4 Tips to Reduce IBS (Irritable Bowel Syndrome)
Do you ever feel this way?
I feel awful. There are days I can’t even leave my house due to my symptoms and running to the bathroom all the time is just part of my daily routine. I feel so ashamed and stupid. Manty times at work, I can’t even perform properly because the pain I feel is so intense, I just want to crawl under the covers. Help!
You might have seen television ads regarding irritable bowel syndrome – IBS – and wonder why we’re talking about it this month. More than 37 million Americans suffer from Irritable Bowel Syndrome, or IBS, a condition that affects the movement of food through the intestines.
What is IBS?
IBS is not a disease but instead a functional gastrointestinal (GI) disorder, where symptoms come and go, without signs of damage to the GI tract. Sometimes clients have reported uncomfortable symptoms, such as abdominal pain or discomfort, diarrhea, constipation or both.
Track symptoms and food pattern
It’s important to keep a diary and track what you eat throughout the day, the types of symptoms that occur and their frequency. Certain foods or drinks might make symptoms worse, such as high fat foods, some milk products, drinking with alcohol or caffeine or foods that produce gas – such as beans or cabbage.
Ready to get healthy?
Contact Debbie today for a Nutrition Consultation!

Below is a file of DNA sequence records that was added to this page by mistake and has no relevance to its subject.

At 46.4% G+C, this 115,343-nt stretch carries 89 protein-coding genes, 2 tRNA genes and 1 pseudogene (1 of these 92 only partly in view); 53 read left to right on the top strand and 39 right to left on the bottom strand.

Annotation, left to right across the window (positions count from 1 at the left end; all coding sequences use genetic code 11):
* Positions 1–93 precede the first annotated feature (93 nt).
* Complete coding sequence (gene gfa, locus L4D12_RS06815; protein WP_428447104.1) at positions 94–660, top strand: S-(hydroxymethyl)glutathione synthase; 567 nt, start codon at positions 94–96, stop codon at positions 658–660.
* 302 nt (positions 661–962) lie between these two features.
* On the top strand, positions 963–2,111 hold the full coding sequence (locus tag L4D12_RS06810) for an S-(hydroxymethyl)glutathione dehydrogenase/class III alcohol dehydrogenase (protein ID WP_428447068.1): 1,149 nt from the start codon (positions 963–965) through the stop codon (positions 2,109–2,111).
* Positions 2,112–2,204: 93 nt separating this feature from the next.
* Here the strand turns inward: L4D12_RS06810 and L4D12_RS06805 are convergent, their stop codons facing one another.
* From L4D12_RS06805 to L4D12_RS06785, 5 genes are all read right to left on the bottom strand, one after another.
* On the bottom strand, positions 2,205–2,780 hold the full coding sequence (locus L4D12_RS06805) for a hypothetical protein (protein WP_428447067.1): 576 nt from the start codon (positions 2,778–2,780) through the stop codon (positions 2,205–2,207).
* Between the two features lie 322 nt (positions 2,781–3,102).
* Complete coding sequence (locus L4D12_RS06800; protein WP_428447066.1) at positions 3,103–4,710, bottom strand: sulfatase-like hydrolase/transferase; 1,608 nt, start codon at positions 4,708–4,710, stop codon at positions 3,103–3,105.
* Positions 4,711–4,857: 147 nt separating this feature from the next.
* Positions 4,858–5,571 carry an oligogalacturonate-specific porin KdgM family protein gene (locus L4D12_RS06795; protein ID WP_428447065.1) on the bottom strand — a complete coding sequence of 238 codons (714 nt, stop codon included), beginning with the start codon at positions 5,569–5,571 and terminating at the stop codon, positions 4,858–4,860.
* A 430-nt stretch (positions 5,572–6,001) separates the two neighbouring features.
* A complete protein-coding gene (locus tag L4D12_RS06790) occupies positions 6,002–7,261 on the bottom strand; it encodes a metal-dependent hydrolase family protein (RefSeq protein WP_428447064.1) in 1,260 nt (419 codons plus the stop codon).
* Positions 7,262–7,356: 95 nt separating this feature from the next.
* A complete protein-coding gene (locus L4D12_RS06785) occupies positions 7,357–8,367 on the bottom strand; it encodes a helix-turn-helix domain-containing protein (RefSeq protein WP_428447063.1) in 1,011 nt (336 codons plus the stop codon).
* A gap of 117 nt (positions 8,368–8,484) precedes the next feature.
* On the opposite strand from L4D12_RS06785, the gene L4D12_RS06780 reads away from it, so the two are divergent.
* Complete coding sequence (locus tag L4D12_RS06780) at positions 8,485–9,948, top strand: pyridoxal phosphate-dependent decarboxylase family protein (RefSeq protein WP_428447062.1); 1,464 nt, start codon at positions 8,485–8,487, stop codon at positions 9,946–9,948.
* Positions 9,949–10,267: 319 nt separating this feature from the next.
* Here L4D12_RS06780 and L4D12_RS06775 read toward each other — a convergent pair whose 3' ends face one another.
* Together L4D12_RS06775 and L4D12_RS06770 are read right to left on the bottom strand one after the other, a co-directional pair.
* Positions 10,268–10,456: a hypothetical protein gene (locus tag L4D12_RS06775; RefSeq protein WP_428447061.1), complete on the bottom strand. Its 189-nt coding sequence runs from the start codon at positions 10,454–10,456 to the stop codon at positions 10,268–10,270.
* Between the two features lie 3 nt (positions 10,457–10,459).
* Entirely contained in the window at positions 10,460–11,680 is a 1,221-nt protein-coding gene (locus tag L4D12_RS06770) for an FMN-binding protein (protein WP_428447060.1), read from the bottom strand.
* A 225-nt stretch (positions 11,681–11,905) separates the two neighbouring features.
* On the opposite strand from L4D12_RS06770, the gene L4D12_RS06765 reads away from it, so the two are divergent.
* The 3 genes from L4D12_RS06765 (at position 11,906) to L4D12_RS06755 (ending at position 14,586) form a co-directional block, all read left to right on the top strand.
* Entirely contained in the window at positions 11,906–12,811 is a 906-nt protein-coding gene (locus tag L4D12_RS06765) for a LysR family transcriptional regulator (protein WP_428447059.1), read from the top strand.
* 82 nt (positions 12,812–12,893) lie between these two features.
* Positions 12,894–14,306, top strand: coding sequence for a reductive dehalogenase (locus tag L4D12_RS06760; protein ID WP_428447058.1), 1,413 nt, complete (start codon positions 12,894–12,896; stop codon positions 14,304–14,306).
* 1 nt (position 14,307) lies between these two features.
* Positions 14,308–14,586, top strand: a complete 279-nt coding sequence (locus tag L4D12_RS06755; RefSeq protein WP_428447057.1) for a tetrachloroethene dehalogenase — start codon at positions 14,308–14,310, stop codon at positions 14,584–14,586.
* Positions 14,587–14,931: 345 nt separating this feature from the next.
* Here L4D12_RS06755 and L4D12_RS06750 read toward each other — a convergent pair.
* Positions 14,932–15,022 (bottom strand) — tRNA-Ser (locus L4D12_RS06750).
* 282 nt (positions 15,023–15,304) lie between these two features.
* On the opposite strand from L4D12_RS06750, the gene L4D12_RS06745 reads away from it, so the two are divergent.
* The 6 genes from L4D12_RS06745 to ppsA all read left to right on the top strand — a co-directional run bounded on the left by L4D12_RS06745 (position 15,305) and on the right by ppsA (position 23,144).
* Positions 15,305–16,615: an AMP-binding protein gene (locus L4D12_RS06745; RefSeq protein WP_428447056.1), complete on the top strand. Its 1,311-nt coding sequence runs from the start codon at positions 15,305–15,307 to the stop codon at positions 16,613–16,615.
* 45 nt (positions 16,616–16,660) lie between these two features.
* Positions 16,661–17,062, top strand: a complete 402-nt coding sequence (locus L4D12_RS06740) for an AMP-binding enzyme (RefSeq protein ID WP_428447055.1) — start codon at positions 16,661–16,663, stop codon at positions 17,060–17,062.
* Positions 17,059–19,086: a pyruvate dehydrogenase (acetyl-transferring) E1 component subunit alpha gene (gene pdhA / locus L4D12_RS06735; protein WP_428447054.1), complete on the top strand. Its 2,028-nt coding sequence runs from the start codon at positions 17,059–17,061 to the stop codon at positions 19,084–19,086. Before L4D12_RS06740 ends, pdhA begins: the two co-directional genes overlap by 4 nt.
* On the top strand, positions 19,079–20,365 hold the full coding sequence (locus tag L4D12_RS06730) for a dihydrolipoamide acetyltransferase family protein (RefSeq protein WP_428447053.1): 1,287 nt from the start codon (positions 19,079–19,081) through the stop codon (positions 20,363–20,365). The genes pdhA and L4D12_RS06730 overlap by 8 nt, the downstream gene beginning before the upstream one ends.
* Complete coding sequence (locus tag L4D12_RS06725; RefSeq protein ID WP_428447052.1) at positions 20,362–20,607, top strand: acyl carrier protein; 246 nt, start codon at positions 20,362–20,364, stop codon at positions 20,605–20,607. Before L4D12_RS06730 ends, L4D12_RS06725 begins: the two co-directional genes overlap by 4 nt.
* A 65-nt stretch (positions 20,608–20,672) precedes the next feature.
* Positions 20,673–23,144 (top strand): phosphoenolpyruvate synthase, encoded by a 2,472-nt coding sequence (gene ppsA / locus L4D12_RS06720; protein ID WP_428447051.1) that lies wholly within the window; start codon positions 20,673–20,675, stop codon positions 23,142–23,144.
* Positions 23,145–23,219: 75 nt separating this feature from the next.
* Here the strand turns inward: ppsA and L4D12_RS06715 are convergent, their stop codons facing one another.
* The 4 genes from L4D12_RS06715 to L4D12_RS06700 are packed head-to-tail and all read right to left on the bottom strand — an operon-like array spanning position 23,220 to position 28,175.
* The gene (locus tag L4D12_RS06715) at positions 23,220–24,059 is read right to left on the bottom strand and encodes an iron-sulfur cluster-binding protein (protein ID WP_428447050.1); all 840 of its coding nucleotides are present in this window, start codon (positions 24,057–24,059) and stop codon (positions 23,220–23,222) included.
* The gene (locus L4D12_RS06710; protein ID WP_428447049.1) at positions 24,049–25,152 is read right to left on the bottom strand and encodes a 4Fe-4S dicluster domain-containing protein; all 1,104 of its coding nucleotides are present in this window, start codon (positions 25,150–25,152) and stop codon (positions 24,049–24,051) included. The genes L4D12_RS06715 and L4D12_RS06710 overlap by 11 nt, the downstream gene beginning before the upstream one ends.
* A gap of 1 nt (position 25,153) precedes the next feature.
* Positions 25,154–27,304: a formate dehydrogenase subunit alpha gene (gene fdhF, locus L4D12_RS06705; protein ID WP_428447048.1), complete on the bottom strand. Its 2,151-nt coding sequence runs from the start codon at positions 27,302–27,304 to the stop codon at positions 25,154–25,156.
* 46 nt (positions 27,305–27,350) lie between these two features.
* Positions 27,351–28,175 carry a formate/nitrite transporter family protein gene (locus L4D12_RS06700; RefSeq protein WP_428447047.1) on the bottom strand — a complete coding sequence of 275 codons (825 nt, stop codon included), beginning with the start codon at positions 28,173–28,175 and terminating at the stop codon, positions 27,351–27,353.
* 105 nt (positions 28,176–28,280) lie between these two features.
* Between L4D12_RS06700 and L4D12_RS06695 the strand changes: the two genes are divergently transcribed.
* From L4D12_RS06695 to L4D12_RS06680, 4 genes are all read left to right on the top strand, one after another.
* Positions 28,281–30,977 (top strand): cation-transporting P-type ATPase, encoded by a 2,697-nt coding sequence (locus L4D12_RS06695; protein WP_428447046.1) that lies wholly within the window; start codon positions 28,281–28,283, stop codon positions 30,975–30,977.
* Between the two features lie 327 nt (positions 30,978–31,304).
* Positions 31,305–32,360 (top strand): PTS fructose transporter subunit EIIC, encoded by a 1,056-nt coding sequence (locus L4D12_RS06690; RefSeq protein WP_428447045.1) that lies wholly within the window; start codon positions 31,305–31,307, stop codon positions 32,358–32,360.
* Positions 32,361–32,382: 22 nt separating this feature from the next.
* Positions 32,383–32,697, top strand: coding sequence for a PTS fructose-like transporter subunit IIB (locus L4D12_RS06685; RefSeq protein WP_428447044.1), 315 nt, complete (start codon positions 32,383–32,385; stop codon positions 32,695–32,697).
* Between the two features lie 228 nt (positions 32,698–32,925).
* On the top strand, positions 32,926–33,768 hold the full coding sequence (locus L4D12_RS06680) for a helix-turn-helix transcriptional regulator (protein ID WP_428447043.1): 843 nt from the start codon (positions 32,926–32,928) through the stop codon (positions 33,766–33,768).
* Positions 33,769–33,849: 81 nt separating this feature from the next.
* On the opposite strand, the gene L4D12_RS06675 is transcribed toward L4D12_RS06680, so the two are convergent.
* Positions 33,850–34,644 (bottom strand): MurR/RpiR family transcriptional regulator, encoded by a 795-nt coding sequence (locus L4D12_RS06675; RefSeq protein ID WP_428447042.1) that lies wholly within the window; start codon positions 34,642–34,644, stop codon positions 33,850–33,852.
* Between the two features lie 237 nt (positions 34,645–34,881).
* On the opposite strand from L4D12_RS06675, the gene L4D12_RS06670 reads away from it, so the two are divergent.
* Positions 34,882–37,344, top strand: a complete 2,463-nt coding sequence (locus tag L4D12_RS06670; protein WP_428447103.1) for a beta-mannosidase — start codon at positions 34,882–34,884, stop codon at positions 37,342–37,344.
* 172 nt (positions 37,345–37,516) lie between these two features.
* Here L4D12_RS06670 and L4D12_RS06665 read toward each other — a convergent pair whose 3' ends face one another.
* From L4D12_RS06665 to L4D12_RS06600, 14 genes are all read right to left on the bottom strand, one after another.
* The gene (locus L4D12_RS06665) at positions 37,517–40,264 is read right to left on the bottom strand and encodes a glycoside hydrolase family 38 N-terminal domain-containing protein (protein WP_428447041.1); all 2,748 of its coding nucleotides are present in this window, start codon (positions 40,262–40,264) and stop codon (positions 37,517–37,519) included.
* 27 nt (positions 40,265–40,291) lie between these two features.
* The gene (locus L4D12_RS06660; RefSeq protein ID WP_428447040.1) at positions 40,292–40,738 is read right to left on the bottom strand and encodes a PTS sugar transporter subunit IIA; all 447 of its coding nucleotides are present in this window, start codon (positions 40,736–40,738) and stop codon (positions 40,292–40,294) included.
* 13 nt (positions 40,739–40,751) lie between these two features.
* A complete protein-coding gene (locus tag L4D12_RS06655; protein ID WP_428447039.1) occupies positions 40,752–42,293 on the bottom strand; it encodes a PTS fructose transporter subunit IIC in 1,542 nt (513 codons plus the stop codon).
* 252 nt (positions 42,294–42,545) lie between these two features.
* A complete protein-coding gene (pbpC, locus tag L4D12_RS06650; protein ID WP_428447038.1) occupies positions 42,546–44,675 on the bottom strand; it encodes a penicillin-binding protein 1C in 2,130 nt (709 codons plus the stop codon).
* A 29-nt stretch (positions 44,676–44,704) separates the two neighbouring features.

Vegetables: Yes or No?
So, what does produce have to do with a reduction of these symptoms? Yesterday, one of our clients mentioned to us, “You know, each time I buy your weekly bag of fresh produce, I think of my intestine – and how I’m doing it a great favor.”
A high fiber diet may reduce the constipation caused by IBS. Think of including whole-grain cereals and breads, fruits and vegetables. The American Dietetic Association recommends that adults consume 20 to 35 grams of fiber each day.
Organic Produce – Highly Recommended
Eat more organically grown fresh produce! We produce more than 2,000 acres of certified organic baby lettuces and greens as well as a few hundred acres of conventionally produced cabbage and red potatoes.
If you don’t feel like munching on raw vegetables, try a stir-fry with different protein sources such as tofu, grilled chicken, baked salmon strips. On cooler days, start your lunch with a homemade vegetable soup, choosing color and variety – use fresh herbs for a tasty broth and add slices of carrots, celery, onions and dark, leafy greens. If the heat is getting to you, toss some raw spinach leaves, sliced tomatoes and slivered, toasted almonds, drizzled with olive oil and balsamic vinegar.
Share your Comments:
What changes have you made since being diagnosed with IBS?